Is it worth learning English grammar before Japanese grammar?

English is my first language and I know grammar is like a set of rules for placing blocks of text and words in certain ways to mean different things. So is there value in learning all the terminology and how English works before learning how Japanese grammar works?


Nah, I would just learn it as you go.


Yeah I wouldn’t say to put in a bunch time studying English grammar beforehand, but if you do run into grammatical terms you don’t really understand that happen to also exist in English, looking into that could be a good way to wrap your brain around it!

I’d be careful trying to compare English and Japanese grammar too much though, they really are very different and trying to impose English concepts onto it can make things way harder than they need to be :laughing:


Not sure if I’ve understood you well. But I don’t think you need to know english grammar terminology. After all you must have some grammar knowledge for the language you learnt at school, japanese grammar is pretty different from english one, so I don’t think it is very important to know much english grammar.

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By now I’ve seen several english natives that don’t seem to know grammar terminology. Is that not something that is taught in school in english speaking countries?
I’ve had that in school for years and once you are in middle school everyone just expects you to determine things like a time-related subordinating conjunction or dependent adverb clauses in literature analysis when you have your native language in school.
I suppose learning several languages in school constantly reinforces learning grammar and different grammatical structures and english speaking natives often don’t have a school system where learning three languages is mandatory so it is easier to forget these terms.
But I’m genuinely curious about the topics you have in your native language subject in school if grammatical terms aren’t needed as foundation.


I have no idea about english natives, but I (spanish native speaker) definitely studied a bunch of grammar at school for all languages we learnt, terminology and all included.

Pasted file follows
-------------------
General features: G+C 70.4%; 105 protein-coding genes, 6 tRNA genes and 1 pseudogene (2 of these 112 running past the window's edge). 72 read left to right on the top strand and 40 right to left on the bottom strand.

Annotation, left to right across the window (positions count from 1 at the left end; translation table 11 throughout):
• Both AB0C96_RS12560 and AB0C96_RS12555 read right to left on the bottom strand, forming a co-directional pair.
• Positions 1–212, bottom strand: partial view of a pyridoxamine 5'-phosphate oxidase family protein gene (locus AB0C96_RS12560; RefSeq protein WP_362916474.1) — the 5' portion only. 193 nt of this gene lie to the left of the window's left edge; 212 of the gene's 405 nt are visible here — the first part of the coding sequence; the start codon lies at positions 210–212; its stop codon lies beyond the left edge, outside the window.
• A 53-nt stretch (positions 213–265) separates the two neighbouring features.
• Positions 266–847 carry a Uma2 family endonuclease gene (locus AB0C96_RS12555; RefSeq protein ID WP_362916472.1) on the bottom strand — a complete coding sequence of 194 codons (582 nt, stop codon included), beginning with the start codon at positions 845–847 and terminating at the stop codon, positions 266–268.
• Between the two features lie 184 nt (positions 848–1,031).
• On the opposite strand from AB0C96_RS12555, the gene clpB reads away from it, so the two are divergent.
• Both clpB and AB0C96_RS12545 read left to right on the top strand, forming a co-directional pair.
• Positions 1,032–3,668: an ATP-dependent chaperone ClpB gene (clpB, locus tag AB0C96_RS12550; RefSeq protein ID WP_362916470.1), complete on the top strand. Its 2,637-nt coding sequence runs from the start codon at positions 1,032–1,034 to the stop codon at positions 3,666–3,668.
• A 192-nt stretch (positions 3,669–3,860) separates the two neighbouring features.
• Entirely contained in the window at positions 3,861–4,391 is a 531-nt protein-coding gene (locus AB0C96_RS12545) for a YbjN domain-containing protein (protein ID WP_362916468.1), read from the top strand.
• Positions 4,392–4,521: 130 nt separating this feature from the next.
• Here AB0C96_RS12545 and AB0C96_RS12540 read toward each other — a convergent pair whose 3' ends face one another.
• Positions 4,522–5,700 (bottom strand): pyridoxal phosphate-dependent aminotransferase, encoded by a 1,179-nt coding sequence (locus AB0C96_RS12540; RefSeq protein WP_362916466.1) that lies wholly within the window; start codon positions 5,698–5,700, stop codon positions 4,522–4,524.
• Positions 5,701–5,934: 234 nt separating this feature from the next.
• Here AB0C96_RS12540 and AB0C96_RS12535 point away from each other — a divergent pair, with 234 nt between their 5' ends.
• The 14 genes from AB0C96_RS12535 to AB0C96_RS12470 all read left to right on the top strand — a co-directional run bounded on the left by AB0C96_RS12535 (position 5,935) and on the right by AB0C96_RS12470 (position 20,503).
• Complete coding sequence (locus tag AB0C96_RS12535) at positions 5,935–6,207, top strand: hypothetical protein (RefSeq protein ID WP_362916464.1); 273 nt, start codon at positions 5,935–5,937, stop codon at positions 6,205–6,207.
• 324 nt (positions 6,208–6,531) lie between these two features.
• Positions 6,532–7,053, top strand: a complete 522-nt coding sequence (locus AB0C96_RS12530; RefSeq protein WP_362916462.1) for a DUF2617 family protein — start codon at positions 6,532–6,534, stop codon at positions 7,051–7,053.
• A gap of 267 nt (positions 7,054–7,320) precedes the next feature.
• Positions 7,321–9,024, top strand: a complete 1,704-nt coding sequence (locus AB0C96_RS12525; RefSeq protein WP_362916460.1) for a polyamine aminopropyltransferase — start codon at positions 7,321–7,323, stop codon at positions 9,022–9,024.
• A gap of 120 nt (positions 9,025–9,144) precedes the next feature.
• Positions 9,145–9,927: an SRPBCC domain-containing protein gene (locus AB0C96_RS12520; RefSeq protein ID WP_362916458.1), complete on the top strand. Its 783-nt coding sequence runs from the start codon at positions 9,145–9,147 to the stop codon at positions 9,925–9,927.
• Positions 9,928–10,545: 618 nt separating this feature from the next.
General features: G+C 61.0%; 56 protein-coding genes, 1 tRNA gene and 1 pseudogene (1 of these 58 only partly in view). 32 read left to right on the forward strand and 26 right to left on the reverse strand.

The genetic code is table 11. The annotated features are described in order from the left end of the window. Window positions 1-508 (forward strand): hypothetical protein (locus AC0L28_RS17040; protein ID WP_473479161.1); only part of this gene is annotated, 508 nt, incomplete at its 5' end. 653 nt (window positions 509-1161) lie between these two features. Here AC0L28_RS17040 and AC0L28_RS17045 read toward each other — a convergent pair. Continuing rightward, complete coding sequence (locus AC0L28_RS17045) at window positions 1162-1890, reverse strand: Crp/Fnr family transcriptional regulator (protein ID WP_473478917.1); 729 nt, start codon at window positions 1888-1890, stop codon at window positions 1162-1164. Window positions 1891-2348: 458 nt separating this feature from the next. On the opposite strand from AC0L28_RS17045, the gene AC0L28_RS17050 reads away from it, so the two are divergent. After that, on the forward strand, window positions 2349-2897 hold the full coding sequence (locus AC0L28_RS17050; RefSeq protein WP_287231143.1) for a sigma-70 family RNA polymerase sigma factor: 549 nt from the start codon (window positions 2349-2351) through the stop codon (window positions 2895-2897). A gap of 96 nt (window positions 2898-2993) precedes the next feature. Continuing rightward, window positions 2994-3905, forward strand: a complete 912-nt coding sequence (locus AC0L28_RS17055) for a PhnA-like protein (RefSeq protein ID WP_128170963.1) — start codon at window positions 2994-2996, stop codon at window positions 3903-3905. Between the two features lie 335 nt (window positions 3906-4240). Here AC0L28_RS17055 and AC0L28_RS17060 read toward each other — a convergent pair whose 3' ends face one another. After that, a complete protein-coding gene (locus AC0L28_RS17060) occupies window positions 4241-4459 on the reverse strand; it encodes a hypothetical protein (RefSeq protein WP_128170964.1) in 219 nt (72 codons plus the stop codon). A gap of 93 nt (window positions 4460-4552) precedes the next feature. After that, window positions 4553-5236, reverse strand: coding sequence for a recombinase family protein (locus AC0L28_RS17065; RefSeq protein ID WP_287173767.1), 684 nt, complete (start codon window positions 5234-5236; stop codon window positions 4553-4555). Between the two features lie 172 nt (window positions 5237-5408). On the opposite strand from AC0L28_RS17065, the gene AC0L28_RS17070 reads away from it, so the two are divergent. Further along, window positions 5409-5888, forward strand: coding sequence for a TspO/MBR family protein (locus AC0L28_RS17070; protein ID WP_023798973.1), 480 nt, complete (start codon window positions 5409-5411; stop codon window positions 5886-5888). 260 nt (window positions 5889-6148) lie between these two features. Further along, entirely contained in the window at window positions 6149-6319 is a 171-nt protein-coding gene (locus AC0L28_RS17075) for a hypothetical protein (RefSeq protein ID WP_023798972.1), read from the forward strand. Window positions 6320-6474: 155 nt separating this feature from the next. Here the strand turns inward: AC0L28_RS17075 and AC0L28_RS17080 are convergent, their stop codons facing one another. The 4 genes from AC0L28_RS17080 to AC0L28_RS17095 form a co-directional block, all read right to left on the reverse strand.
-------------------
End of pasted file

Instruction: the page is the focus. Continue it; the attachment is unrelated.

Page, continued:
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Like a lot of things in North America, it depends on where you live that determines how effectively schools teach grammar.

I grew up in a very rural area of the US before moving to BC, and my experience is that in the rural area, I had to actively seek out AP and honor roll classes myself to find anywhere that actually delved in-depth into grammar. Basic English classes were very lacking in detail. They brushed over the topics, sure, but not in a way that it would really stick. They cared more about spelling and literary analysis than they did hammering home grammar points.

On the other hand, my AP English teacher was absolutely a stickler for grammar, and at least back then, I knew all the little minutiae and more complex terms. 8+ years away from it and in technical fields where dealing with those terms on a daily basis is no longer necessary, I would be hard-pressed to sit here and list them. However, if I were to be asked what something was, the memory would probably dredge itself up and I would be able to answer the question.

Tl;dr: Where you live, which type of school you go to, and the type of classes available to you determine if you get an effective grammar education.

Edit: To clarify, I also can only really speak for the US and Canada. I don’t know anything about other English-speaking countries’ education systems; I realised that my post unintentionally implied you were only talking about North Americans and not all native English speakers… I just tend to assume Americans to be a bit more likely to not know these things because I lived there for so long, and it was such a common occurence that my classmates who weren’t in the AP classes had next to zero grasp on grammatical terminology. No idea how much that compares to Canada since grammar isn’t much of a topic of conversation in my field of work. :stuck_out_tongue: